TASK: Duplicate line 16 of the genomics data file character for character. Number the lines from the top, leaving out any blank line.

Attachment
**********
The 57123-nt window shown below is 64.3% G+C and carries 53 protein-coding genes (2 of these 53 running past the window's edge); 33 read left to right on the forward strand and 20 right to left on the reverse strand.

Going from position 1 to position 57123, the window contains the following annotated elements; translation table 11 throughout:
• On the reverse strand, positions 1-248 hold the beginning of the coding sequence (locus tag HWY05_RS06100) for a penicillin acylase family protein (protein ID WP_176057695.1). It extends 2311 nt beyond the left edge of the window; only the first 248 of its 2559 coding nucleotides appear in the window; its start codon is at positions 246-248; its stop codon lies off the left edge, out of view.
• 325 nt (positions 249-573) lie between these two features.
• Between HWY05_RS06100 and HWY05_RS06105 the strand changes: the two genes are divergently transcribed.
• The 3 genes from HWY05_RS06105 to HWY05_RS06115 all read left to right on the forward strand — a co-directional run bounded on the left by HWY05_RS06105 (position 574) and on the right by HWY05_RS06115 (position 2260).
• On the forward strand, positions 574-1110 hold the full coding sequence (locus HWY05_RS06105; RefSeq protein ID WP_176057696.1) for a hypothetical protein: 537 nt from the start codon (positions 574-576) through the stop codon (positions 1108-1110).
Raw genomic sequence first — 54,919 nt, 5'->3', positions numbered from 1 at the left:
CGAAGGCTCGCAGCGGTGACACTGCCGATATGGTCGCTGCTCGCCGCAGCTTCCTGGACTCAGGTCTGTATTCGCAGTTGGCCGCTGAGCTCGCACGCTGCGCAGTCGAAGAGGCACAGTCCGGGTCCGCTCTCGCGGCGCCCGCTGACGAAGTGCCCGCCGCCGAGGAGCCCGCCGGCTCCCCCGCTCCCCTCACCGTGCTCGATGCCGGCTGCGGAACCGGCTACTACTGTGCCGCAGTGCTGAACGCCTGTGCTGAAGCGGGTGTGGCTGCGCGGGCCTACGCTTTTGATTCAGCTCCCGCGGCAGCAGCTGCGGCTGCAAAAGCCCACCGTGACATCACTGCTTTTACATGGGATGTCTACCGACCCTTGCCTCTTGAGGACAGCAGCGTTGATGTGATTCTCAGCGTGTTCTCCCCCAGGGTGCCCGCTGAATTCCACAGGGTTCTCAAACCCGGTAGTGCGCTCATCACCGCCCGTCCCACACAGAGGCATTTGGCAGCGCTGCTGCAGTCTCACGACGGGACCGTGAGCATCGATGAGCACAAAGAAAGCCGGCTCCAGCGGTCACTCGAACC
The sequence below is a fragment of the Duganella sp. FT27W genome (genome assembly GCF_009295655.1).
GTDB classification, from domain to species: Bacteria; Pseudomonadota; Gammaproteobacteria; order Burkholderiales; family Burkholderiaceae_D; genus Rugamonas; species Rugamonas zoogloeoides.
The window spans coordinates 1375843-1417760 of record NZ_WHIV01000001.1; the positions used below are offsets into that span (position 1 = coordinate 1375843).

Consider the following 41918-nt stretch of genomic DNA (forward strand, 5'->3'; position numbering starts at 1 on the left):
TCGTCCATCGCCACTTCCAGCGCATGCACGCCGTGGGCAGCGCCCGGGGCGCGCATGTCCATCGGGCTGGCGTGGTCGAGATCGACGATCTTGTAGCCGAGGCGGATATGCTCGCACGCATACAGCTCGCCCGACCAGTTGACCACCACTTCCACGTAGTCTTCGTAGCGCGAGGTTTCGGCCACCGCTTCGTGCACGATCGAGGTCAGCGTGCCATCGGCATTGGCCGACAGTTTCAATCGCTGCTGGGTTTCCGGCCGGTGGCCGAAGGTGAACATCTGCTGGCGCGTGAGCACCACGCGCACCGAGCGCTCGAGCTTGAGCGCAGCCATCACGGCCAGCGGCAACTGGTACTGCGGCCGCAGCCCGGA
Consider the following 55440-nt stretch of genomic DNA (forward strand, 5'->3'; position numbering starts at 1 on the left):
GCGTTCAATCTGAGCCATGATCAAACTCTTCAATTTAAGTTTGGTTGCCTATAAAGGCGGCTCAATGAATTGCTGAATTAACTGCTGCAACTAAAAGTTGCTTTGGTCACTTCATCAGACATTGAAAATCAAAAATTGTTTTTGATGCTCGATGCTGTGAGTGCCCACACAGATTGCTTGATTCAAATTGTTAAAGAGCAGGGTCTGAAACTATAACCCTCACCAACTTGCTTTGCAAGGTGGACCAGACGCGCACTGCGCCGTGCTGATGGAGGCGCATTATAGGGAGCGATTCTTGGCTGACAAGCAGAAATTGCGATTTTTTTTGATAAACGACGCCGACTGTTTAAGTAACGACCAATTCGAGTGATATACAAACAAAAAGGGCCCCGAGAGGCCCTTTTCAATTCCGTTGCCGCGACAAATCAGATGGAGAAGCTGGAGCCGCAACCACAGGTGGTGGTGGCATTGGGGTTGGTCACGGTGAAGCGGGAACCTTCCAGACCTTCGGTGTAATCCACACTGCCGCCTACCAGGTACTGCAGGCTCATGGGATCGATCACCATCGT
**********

GCGTTCAATCTGAGCCATGATCAAACTCTTCAATTTAAGTTTGGTTGCCTATAAAGGCGGCTCAATGAATTGCTGAATTAACTGCTGCAACTAAAAGTTGCTTTGGTCACTTCATCAGACATTGAAAATCAAAAATTGTTTTTGATGCTCGATGCTGTGAGTGCCCACACAGATTGCTTGATTCAAATTGTTAAAGAGCAGGGTCTGAAACTATAACCCTCACCAACTTGCTTTGCAAGGTGGACCAGACGCGCACTGCGCCGTGCTGATGGAGGCGCATTATAGGGAGCGATTCTTGGCTGACAAGCAGAAATTGCGATTTTTTTTGATAAACGACGCCGACTGTTTAAGTAACGACCAATTCGAGTGATATACAAACAAAAAGGGCCCCGAGAGGCCCTTTTCAATTCCGTTGCCGCGACAAATCAGATGGAGAAGCTGGAGCCGCAACCACAGGTGGTGGTGGCATTGGGGTTGGTCACGGTGAAGCGGGAACCTTCCAGACCTTCGGTGTAATCCACACTGCCGCCTACCAGGTACTGCAGGCTCATGGGATCGATCACCATCGT